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Going for Broke
The talk in 2013 has been of the great rotation from bonds to the U.S. stock market. This accompanies a new world record for the Russell 2000 Index (small-cap stocks). The S&P 500 has topped 1,500. It did so twice before, in 2000 and 2007. Here we are, again.
This U.S. stock market view is parochial. There are new world records wherever one looks. Flows (in 2013) into emerging-market stocks, emerging-market bonds, and real estate are raising prices and reducing yields. There are two reasons to step back from the spree. These will be taken in turn, to be followed by an excuse to go for broke.
First, asset prices have detached from reality. "There is a bubble in every market in the world," was the proposition laid before me last week. I muttered something about gold and silver having somehow exited the ionosphere, but noting an extra 10,837 short-interest, gold contracts added to the pig pile during the week of January 21, 2013, the precious metals do not lack attention. Back to the proposition, asset prices are growing, rising, and expanding. This is a consequence of greater debt-to-output multiples. The same is true around the globe. When more debt is need to produce the same output, there is a problem. Stock, bond, and real estate prices will revert, sometime.
Second, is the often-sited stabilizing influence of liquidity. As long as it is there, the fun will last.
Caution is recommended. In the January 21, 2013, Wall Street Journal, "Money Magic: Bonds Act like Stocks," described a late-inning investment strategy. Pension plan trustees are leveraging their bond positions because the bonds trade "in large, liquid markets, and [pension officials] say they have ample liquidity should they ever need to settle trading losses with cash." This sounds like 2007 again. Or, 1998.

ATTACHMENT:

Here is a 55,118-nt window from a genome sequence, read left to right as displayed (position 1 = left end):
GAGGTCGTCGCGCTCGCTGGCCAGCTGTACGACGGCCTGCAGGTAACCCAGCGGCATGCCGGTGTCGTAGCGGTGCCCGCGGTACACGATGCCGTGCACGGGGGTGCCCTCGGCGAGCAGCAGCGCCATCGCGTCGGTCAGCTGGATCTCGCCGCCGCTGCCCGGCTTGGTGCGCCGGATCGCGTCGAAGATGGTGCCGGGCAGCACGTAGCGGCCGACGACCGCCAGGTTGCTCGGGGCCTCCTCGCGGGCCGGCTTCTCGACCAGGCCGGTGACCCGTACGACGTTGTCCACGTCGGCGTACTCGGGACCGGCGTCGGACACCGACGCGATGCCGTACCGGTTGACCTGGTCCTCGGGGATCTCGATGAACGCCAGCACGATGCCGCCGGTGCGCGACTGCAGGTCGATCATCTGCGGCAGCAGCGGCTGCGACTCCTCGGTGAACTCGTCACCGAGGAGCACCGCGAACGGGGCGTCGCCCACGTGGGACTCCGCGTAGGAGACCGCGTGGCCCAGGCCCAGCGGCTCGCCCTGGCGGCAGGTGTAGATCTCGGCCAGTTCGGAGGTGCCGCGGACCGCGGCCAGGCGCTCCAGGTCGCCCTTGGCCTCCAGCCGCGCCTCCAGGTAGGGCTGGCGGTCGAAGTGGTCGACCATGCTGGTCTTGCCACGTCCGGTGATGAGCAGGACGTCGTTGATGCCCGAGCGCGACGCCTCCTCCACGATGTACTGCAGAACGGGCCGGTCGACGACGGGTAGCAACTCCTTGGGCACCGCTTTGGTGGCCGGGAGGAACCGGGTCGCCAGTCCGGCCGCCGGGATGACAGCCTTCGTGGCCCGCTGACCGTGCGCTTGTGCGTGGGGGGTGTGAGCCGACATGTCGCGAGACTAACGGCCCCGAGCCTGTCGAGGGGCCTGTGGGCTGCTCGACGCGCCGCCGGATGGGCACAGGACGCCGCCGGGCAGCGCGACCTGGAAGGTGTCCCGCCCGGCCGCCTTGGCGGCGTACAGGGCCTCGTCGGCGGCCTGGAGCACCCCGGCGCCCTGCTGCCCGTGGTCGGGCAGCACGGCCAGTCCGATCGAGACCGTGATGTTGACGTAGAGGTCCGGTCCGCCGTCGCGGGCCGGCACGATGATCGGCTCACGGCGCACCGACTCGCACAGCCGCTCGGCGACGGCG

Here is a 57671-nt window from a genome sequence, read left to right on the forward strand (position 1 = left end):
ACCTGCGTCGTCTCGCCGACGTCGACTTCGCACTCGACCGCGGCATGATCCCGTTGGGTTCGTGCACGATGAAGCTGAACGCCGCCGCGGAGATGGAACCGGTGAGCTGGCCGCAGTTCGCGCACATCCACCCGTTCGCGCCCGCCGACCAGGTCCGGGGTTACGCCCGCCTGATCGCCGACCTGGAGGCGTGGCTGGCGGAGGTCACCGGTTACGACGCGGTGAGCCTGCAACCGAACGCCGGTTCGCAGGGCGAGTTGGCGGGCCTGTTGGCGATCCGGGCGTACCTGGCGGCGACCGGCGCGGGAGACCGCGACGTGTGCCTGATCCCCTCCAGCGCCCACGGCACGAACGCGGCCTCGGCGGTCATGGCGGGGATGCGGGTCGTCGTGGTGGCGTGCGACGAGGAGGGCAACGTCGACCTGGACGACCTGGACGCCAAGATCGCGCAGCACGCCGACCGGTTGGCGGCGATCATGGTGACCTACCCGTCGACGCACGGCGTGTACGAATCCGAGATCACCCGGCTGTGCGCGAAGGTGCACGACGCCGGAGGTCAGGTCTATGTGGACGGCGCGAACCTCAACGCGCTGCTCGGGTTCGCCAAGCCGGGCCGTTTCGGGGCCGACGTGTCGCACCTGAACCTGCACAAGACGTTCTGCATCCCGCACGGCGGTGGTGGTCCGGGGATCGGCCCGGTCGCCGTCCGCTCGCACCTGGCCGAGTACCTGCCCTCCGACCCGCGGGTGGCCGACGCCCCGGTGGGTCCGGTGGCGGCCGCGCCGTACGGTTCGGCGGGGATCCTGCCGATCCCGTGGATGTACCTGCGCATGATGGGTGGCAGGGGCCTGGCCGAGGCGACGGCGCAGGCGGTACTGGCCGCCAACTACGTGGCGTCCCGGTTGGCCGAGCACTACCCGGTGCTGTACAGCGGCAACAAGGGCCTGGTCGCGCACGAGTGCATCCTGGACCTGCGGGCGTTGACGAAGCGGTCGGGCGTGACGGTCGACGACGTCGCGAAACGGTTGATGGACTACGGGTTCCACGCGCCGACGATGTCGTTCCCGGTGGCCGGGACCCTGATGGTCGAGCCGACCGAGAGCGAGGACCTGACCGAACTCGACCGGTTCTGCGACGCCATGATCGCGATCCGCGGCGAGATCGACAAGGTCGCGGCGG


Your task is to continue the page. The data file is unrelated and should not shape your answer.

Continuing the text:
When "ample liquidity" is the rationalization for participating in detached markets, you can depend upon it: the liquidity will not be there when it is needed most. Following the Long-Term Capital Management hullabaloo in 1998, Marty Fridson, then at Merrill Lynch, etched this identity in granite: "[LTCM] forgot that in times of panic, all correlations go to one."
Now, a reason to frolic: central banks of all stripes will not attempt to reign in the extraordinary excesses. Federal Reserve officials have made it clear they will nurture boundless spending and risk-taking. Nationalism in 2013 takes the form of unabated currency depreciation and endless money-printing (electronic crediting, for the literalists.) This will affect both real prices and asset prices. "Affect" is the selected verb, since, in an inflation, one can only play hunches of where prices will rise and fall in relation to each other.
Andy Lees (AML Macro Ltd.) wrote to clients on January 28, 2013: "One of the commentators at the conference I attended, who advises the government on international finance, said [Federal Reserve Chairman Ben] Bernanke's aim is to achieve 4% inflation to shock the public into spending." Stanley Fischer, Ben's Ph.D thesis adviser, has proposed a negative 8% real rate-of-interest (for example: interest rates of zero percent and inflation of 8%). Why is the Fed chairman is so tame?